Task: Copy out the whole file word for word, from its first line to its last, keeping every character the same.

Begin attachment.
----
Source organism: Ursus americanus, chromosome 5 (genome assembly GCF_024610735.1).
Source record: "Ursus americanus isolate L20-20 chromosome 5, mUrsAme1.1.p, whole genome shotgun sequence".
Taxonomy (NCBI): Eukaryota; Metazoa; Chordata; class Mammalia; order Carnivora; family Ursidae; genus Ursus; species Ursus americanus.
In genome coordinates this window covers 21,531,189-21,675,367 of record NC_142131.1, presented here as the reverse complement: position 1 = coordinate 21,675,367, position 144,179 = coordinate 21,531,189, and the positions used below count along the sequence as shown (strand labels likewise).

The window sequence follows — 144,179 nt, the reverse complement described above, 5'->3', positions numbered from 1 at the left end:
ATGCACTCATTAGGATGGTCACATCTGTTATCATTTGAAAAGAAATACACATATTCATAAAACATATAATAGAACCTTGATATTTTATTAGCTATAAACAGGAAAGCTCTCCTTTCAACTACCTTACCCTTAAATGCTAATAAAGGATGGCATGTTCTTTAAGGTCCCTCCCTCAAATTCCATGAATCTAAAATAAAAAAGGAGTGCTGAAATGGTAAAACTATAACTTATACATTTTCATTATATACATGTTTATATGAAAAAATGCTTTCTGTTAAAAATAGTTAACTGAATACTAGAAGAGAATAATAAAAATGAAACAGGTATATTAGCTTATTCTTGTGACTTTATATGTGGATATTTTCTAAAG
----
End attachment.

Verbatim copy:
Source organism: Ursus americanus, chromosome 5 (genome assembly GCF_024610735.1).
Source record: "Ursus americanus isolate L20-20 chromosome 5, mUrsAme1.1.p, whole genome shotgun sequence".
Taxonomy (NCBI): Eukaryota; Metazoa; Chordata; class Mammalia; order Carnivora; family Ursidae; genus Ursus; species Ursus americanus.
In genome coordinates this window covers 21,531,189-21,675,367 of record NC_142131.1, presented here as the reverse complement: position 1 = coordinate 21,675,367, position 144,179 = coordinate 21,531,189, and the positions used below count along the sequence as shown (strand labels likewise).

The window sequence follows — 144,179 nt, the reverse complement described above, 5'->3', positions numbered from 1 at the left end:
ATGCACTCATTAGGATGGTCACATCTGTTATCATTTGAAAAGAAATACACATATTCATAAAACATATAATAGAACCTTGATATTTTATTAGCTATAAACAGGAAAGCTCTCCTTTCAACTACCTTACCCTTAAATGCTAATAAAGGATGGCATGTTCTTTAAGGTCCCTCCCTCAAATTCCATGAATCTAAAATAAAAAAGGAGTGCTGAAATGGTAAAACTATAACTTATACATTTTCATTATATACATGTTTATATGAAAAAATGCTTTCTGTTAAAAATAGTTAACTGAATACTAGAAGAGAATAATAAAAATGAAACAGGTATATTAGCTTATTCTTGTGACTTTATATGTGGATATTTTCTAAAG